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Arrays in VB.net 2005

Posted on 2009-05-06
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I have 2 questions in vb:
I am trying to declare an array of an indifinte size but i can't find this explained anywhere.

1. Can you declare an array of indefinite size but without initializing it?
 

Dim myArray() As Integer --> this does not work

Dim myArray() As Integer = {1,2,3} -> this works but this is not an indefinite? the array has ta size of 3

2. What is the "0" inside the following functions?

MsgBox(myArray.GetLowerBound(0))

MsgBox(myArray.GetUpperBound(0))

Thanks
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Question by:jean11
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abel earned 65 total points
ID: 24319537
an array has by default a fixed size. If you want to change that, you have to redim it, which is a costly operation. Instead, it is better to use the datatypes List or ArrayList which provide a flexible size.
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by:jean11
ID: 24319632
Do you mean there is no indefinite  array in vb.net?
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by:abel
ID: 24319670
I mean that there is no language where-ever that has an indefinite array (only on a turing machine, but that has indefinite memory), as long as you mean with indefinite infinitely growable or shrinkable.

Languages that do support growing / shrinkable array type (perl, ruby other scripting languages) do not really support the array type, but support the flexible array type.

The equivalent to that in VB.NET (and any .NET language) is to use the ArrayList. But since an arraylist is limited, you will quickly want to move on to the more versatile and very quick generic List interface, which does all you want and more.
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by:jean11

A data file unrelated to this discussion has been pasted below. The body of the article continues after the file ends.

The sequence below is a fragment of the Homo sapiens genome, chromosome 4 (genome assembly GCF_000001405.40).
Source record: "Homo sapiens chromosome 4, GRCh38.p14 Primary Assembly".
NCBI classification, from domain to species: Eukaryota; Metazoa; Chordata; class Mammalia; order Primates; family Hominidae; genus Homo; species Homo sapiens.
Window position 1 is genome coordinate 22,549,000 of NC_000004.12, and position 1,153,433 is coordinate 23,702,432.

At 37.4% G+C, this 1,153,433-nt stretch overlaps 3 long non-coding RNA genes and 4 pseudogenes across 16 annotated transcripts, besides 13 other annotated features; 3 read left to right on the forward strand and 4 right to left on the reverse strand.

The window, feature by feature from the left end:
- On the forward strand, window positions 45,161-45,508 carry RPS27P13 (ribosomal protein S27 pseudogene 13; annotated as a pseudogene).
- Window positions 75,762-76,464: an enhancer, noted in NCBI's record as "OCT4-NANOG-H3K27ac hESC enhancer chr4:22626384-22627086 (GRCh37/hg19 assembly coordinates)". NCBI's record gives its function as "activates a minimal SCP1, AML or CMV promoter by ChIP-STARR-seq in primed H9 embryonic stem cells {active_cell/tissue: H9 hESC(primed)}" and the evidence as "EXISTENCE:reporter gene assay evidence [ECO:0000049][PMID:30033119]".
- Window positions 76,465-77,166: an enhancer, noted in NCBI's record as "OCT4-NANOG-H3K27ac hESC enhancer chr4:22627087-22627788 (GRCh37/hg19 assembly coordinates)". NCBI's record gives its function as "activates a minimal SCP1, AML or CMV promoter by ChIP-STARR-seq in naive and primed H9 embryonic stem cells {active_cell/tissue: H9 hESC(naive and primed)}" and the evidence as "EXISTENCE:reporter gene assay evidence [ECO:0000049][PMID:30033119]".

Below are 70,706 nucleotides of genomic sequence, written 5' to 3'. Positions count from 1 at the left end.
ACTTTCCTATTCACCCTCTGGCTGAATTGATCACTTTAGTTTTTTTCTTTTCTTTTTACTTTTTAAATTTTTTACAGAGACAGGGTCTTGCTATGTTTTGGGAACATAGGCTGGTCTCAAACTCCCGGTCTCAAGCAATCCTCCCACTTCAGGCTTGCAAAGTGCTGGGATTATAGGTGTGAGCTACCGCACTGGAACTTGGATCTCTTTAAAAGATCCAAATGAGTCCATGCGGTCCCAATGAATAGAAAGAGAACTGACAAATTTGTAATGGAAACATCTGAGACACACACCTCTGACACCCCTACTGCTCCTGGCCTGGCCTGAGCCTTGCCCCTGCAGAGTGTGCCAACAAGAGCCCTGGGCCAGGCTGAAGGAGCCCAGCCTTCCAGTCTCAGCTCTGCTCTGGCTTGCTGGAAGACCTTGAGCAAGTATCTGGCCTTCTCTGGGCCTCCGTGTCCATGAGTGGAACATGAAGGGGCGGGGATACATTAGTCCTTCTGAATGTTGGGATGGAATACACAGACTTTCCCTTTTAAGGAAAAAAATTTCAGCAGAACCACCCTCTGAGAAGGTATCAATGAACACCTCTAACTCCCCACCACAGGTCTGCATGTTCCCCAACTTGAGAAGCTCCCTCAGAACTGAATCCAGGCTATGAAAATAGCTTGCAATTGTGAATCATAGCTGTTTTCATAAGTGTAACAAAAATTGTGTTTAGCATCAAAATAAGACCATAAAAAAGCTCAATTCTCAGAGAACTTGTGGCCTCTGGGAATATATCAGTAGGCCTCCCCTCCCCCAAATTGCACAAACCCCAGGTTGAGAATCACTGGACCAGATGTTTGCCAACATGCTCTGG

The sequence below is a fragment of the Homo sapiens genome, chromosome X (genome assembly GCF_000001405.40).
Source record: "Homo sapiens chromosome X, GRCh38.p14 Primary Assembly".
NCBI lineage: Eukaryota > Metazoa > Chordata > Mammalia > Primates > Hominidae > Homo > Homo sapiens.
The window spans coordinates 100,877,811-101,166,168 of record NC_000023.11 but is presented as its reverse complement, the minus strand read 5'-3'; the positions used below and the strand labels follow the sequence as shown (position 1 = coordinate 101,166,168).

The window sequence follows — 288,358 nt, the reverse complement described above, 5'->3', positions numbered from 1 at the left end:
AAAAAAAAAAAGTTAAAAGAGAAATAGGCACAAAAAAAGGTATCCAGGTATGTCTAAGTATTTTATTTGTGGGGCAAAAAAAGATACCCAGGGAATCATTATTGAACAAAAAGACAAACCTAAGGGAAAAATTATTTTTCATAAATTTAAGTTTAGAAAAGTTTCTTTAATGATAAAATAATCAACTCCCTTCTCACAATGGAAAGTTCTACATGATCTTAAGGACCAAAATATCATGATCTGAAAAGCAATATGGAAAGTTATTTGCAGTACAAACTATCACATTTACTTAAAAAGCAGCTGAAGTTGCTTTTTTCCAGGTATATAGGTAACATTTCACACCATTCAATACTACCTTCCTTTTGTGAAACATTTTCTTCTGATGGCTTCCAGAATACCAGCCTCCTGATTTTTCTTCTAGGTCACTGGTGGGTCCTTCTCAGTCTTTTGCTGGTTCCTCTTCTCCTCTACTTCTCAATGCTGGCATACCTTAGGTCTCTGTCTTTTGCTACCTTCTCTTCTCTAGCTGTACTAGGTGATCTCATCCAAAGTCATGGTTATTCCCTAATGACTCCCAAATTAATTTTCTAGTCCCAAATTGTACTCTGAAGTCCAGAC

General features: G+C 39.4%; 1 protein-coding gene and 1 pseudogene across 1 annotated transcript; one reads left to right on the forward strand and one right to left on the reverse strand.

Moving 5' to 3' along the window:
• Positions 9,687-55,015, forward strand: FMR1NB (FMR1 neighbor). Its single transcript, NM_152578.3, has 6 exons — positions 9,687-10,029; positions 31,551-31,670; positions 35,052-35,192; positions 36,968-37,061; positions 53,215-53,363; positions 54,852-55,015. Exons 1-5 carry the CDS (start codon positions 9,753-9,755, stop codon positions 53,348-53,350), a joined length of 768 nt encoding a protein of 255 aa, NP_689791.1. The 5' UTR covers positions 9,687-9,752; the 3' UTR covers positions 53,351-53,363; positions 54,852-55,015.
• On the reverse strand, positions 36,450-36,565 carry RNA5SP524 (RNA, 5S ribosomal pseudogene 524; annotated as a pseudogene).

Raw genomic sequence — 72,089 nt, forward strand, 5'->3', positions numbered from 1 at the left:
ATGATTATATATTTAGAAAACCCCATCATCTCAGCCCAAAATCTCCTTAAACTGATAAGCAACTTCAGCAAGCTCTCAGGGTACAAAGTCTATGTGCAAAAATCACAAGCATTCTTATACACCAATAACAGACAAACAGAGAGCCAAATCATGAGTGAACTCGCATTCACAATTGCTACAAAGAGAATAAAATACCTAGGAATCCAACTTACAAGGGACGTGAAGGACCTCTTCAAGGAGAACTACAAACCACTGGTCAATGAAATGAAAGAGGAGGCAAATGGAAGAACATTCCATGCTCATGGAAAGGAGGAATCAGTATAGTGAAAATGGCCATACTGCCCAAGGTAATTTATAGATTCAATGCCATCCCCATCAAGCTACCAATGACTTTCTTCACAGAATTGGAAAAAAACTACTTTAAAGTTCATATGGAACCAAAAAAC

ID: 24319764
Thanks for the replies.

Yes I meant a growable array. An array that you do not specify size at the time of writing the program and  at run time the array will grow.

Do you know the answer to the second question?
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Assisted Solution

by:Mike Tomlinson
Mike Tomlinson earned 60 total points
ID: 24319799
As abel said, use a generic List...

Simplified:

    Dim myArray As New List(Of Integer)
    myArray.Add(4)
    myArray.Add(1)
    myArray.Add(1) ' <-- it "grows" automatically to accommodate new entries...
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by:abel
ID: 24319818
> 2. What is the "0" inside the following functions?
> MsgBox(myArray.GetLowerBound(0))

that is the dimension of the array. A classic array can have multiple dimensions. You can ask for each dimension what the upper bound is. It is something I very rarely encounter in normal encoding practices, but anyway, that's what it means ;)
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by:debuggerau
ID: 24322813
Sounds like the question was well answered except for the lowerbound(0) specific.

The (0) returns the lower bound for the indexes of the first dimension of the Array...
http://msdn.microsoft.com/en-us/library/system.array.getlowerbound(VS.71).aspx

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by:debuggerau
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how'd you go?
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by:abel
ID: 25193911
> Sounds like the question was well answered except for the lowerbound(0) specific.
really? Think my last comment covered that. But good to put the pointer to the reference here.

Doin't expect this user to check back... If you don't ping the thread, you have a chance that it will be cleaned up by the clean up volunteers at some point (3 weeks minimum).
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